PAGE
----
NEW DELHI — President Barack Obama on Monday explicitly endorsed India’s longstanding hopes of securing a permanent seat on the United Nations Security Council, an influential endorsement that could rankle India’s neighbors in Pakistan and China.
In an address Monday evening to India’s parliament, Obama vowed “in the years ahead” to back “a reformed U.N. Security Council that includes India as a permanent member.”
While India’s aspirations still face an uphill battle in securing the coveted post, Obama’s direct endorsement offered the South Asian economic powerhouse powerful backing for the fight ahead.
Indian leaders have long sought American support for their country’s addition to the five-member permanent members able to veto resolutions. And the move marks the second time that Obama has specifically backed another nation looking to secure a seat on the council. The other country was Japan.
U.S. officials conceded it could be years before India, now a rotating, non-permanent member of the council, gets such status.
Nonetheless, the endorsement gives India a recognition it seeks as a rising global power and Obama may try to leverage that backing for cooperation on foreign policy and economic goals including on stances against Iran.
Other pivotal U.N. members, including China, have long resisted India’s ambitions.
But Obama’s backing for India could put China in a difficult spot. Chinese leaders have been competing with the United States for greater economic influence in India.
Along with China and the United States, France, the United Kingdom and Russia are the only members of the United Nations Security Council with the veto power of permanent residents.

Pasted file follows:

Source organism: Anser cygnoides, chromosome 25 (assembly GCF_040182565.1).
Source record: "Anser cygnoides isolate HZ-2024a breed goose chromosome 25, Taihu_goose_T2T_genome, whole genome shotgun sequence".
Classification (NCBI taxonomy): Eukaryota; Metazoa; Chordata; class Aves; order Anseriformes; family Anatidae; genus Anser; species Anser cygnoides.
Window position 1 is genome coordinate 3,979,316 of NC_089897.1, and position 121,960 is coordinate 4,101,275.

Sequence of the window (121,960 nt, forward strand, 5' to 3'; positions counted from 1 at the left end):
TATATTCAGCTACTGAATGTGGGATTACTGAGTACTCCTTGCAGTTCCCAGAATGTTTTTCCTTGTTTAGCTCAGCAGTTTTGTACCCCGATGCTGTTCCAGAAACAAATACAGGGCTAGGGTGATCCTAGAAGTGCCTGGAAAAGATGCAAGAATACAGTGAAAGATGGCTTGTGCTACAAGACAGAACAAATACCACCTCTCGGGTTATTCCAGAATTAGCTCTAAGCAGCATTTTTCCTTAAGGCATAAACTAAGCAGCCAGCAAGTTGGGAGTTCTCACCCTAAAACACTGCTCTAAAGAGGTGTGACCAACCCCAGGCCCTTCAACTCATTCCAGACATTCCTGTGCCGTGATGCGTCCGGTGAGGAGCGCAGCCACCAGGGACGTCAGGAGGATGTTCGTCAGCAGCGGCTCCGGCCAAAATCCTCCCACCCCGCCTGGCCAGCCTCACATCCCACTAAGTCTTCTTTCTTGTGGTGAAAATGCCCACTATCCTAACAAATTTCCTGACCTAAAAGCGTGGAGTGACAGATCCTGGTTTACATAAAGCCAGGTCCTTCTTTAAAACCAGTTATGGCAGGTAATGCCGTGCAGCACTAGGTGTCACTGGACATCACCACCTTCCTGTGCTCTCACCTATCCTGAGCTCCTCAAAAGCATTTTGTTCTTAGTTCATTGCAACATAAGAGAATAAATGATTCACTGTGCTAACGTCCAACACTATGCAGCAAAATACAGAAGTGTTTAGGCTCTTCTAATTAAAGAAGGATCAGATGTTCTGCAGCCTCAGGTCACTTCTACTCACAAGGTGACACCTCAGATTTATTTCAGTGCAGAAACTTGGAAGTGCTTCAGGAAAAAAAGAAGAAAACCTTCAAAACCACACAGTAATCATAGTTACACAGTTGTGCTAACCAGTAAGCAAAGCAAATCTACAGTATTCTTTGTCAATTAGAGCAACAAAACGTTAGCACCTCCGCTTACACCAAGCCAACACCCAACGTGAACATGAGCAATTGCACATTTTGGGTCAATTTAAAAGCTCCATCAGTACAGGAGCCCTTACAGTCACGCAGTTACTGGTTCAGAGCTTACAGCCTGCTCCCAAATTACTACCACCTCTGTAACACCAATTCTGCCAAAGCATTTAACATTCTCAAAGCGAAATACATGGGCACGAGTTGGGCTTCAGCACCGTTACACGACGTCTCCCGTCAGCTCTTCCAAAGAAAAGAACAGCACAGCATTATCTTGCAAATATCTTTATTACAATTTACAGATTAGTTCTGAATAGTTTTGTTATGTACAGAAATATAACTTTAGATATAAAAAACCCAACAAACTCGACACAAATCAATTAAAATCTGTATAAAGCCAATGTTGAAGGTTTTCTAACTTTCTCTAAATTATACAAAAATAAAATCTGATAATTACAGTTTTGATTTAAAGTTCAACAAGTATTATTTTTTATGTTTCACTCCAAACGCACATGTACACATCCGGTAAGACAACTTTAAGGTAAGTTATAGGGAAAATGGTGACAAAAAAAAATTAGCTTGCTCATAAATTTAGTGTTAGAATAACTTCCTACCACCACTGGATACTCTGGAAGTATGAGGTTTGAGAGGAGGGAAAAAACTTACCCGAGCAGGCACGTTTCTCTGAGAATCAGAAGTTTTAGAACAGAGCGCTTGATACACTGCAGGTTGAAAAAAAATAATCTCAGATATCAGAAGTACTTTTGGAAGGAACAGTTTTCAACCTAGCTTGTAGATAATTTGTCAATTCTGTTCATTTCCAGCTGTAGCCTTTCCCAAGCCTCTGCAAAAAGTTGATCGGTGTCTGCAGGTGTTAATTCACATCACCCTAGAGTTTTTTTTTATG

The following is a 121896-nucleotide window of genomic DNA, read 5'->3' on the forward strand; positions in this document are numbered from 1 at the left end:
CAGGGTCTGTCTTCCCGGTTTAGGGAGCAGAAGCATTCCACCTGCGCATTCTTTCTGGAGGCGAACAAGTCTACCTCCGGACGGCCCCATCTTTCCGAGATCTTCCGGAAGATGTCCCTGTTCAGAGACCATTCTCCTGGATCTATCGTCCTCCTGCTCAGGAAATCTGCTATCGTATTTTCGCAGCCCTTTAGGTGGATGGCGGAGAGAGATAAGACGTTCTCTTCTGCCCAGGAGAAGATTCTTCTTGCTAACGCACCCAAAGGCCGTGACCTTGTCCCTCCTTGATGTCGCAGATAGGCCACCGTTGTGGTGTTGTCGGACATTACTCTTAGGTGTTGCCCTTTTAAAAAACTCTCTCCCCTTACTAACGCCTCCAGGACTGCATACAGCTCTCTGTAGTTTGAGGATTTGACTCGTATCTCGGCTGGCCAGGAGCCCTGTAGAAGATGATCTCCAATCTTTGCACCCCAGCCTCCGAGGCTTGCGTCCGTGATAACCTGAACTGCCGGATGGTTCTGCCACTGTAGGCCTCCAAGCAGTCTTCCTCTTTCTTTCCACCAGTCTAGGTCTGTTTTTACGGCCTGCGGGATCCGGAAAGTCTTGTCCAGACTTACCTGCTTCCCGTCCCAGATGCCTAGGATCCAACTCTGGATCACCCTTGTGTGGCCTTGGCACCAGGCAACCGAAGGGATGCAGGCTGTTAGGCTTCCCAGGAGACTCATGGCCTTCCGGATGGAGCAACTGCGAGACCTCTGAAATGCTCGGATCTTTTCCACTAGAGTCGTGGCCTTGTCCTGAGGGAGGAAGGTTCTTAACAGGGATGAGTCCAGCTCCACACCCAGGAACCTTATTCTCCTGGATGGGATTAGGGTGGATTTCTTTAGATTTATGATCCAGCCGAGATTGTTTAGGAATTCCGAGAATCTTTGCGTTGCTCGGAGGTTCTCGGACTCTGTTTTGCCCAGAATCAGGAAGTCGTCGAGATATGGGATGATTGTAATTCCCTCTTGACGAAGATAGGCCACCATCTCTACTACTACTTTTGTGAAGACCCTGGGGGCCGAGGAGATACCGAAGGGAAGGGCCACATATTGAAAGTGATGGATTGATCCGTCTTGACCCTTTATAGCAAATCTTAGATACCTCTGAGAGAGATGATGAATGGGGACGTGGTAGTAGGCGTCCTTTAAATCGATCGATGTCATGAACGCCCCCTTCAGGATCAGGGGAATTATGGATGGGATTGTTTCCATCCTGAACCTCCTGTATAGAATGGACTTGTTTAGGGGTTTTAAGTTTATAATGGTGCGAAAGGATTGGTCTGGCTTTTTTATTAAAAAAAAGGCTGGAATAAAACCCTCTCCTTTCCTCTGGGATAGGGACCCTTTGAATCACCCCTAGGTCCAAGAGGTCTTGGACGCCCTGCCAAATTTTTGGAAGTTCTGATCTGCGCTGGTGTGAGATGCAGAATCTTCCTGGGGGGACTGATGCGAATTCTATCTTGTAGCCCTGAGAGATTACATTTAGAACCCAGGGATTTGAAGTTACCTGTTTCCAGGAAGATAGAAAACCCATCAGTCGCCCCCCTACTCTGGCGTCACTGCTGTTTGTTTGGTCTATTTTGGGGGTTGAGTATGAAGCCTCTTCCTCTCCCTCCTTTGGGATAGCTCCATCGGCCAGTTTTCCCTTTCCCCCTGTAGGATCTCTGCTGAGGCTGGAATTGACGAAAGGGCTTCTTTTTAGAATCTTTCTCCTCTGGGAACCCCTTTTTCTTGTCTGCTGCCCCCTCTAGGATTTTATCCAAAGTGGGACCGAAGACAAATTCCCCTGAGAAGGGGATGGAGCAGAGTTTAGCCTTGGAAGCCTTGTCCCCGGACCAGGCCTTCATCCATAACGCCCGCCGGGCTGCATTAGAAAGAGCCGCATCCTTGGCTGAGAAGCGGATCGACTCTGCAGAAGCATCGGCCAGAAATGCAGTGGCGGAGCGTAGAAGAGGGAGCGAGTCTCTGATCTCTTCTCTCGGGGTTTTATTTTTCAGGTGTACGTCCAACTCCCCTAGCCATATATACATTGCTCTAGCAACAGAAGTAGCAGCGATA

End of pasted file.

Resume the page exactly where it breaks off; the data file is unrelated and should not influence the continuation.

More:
India is poised to join the Security Council in January as one of 10 member countries that serve two year terms on the body.
Obama’s endorsement came in the waning hours of his three-day visit to India, his first overseas trip since American voters upended Democratic control of the House of Representatives and sent a political message of discontent to the U.S. president.
Earlier in the day, Obama defended the Federal Reserve's plan to inject $600 billion into the U.S. economy as he wrapped up his trip to India and looked ahead to this week's G-20 economic summit, saying stalled U.S. growth is "the worst thing that could happen to the world's economy."
At a joint news conference with Indian Prime Minister Manmohan Singh at Hyderabad House, Obama also summed up the political risks for him in spending three days in India days after elections in which Democrats lost control of the House of Representatives.
"I want to be able to say to the American people when they ask me 'Well why are you spending time with India, aren't they talking our jobs?‚' I want to be able to say, actually, you know what, they just created 50,000 jobs and that's why we shouldn't be resorting to protectionist measures."
Obama said the United States wants improved relations between the India and Pakistan, over Kashmir, terrorism and other concerns, and would be willing to play any appropriate role to assist, but said "the United States cannot impose a solution to these problems."
Singh dampened any immediate prospects, however, saying, "You cannot simultaneously be talking and at the same time the terror machine is as active as ever before. Once Pakistan moves away from this terror induced question we will be very happy to engage productively with Pakistan."
Singh also defended India's economic goals, saying, "India is not in the business of stealing jobs from the United States of America." The Indian leader said his nation's outsourcing industry has helped to improve U.S. companies‚ productivity. He said the new trade deals struck in connection with Obama's visit to India largely revolved around infrastructure and that India's infrastructure challenges are the biggest "bottleneck" to his nation's growth. He called the expanded trade a "win-win" for both nations.
Obama will address the Indian parliament and attend a state dinner later today. He leaves Tuesday for Indonesia.